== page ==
Good Friday: Czech Republic’s New 13th Holiday
Prepare your braided whips for a prolonged Easter weekend
January 1st was a night of celebrating the New Year and Restoration Day of the Independent Czech State, but once the fireworks died down and people opened up their 2016 calendars, they realized that 5 out of the 12 official bank holidays are on the weekend.
Every cloud has a silver lining: the lack of holidays finally pushed the arguing members of parliament to make an important decision. Good Friday (Velký pátek in Czech) became the 13th public holiday despite the resistance of the Czech Communist Party (KSČM - Komunistická strana Čech a Moravy).
It wasn’t just KSČM who pointed out that Good Friday is a strictly Christian holiday which makes little sense in one of the least religious countries in the world. According to Independent news, the Czech Republic is the 4th least religious country with Sweden, Japan and China leading the way. While only 30% of Czechs identify themselves as atheist, another 45% say that they are not religious.
Despite the religious debates, most people are happy to get the day off and the parliament is making sure that everyone will actually get it: laws are being discussed to prevent stores from being open on Good Friday. This comes at a steep cost according to Denik.cz that estimates a 11.4 billon CZK dip in the Czech economy. This number takes into consideration that nothing will be produced on this day.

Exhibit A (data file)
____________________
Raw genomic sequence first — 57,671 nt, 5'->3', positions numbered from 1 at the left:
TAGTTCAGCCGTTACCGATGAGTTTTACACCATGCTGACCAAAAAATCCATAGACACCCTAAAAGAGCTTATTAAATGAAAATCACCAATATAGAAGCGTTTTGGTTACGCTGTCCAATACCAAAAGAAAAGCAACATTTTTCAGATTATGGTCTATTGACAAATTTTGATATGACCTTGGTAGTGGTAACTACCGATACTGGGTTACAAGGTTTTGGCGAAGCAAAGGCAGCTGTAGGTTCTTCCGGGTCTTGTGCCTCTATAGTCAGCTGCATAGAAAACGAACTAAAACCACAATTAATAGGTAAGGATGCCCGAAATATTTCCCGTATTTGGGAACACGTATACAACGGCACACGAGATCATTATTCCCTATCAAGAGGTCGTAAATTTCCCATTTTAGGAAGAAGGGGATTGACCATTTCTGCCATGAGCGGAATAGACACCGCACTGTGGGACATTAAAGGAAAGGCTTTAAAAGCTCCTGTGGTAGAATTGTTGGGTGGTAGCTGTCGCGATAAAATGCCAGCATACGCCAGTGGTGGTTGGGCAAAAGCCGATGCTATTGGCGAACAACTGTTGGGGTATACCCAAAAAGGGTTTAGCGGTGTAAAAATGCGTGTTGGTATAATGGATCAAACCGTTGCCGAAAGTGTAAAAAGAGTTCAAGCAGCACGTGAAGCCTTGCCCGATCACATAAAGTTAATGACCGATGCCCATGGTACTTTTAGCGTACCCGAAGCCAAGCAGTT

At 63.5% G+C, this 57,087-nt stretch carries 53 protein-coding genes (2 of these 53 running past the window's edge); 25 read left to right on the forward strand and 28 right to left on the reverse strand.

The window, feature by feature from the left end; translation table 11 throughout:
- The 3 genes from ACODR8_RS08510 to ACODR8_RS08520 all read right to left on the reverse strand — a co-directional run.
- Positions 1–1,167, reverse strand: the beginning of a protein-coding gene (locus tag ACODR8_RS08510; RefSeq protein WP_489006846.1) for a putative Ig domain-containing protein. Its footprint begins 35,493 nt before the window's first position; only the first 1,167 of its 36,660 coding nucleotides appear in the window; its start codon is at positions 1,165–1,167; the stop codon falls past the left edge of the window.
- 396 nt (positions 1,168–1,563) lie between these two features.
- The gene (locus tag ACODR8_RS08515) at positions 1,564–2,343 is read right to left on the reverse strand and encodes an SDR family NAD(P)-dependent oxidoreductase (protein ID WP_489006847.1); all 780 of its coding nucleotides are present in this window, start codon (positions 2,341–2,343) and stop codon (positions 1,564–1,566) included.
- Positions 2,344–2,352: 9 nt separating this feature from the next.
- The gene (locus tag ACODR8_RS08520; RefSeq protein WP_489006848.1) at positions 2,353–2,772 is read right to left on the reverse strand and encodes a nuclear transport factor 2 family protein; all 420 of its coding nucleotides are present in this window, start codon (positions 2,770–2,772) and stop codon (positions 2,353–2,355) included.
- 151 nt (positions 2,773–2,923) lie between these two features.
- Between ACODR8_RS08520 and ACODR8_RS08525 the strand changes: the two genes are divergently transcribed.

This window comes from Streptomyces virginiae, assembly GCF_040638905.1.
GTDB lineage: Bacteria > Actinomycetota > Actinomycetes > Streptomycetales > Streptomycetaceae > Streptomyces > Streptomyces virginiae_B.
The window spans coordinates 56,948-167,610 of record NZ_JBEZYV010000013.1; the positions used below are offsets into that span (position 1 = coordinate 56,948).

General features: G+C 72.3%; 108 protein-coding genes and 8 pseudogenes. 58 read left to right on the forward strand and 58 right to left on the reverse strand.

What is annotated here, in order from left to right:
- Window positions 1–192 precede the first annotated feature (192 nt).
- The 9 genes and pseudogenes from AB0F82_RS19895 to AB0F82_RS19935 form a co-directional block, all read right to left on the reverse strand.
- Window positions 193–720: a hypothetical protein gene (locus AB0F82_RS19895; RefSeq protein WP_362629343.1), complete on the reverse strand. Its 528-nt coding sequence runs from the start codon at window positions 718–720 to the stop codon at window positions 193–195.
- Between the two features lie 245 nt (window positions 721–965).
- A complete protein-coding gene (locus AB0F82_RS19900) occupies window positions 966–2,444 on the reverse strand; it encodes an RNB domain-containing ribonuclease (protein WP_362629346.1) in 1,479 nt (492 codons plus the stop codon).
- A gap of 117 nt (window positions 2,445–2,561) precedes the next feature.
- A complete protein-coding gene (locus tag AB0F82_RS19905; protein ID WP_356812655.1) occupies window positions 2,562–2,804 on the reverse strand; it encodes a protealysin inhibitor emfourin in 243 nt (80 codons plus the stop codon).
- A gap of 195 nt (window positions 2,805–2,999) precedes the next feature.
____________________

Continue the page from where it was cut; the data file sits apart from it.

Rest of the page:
On a brighter note, Czech Republic is one of the luckier countries in Europe. Hungary, the UK and the Netherlands only have about 8 public holidays while Finland has 15. On a global scale Czechs have trouble competing with India’s 21 public holidays (with more depending on the state). The Philippines and China have it pretty good too, with 18 and 17 holiday days respectively.
What makes Czech holidays so special though is that there are three separate independence holidays. This may seem ridiculous until you look into the history. Czechoslovakia was created in 1918 and had some ethical tensions due to the high number of German immigrants. It was first occupied by Germany in 1938 and wasn’t liberated until September 21st in 1944.
The Soviet troops who liberated them, however, took over just half a year later in April of 1945. While reforms were seen in 1968 after the Prague Spring, it wasn’t until the Velvet Revolution in November of 1989 that freed the Czechs. The sovereign state of Czechoslovakia then divided its borders peacefully and became the Czech Republic and Slovakia on January 1st 1993.
The complete list of bank holidays in 2016:
January 1st (Friday) – Restoration Day of the Independent Czech State
March 25th (Friday) – Good Friday
March 28th (Monday) – Easter Monday
May 1st (Sunday) – Labor Day
May 8th (Sunday) – Liberation Day
July 5th (Tuesday) – St. Cyril and Methodius Day
July 6th (Wednesday) – Jan Hus Day
September 28th (Wednesday) – St. Wenceslas Day, the day of Czech statehood
October 28th (Friday) – Foundation of the Independent Czechoslovak State
November 17th (Thursday) – Struggle for Freedom and Democracy Day
December 24th (Saturday) – Christmas Eve
December 25th (Sunday) – Christmas Day
December 26th (Monday) – St. Stephens Day
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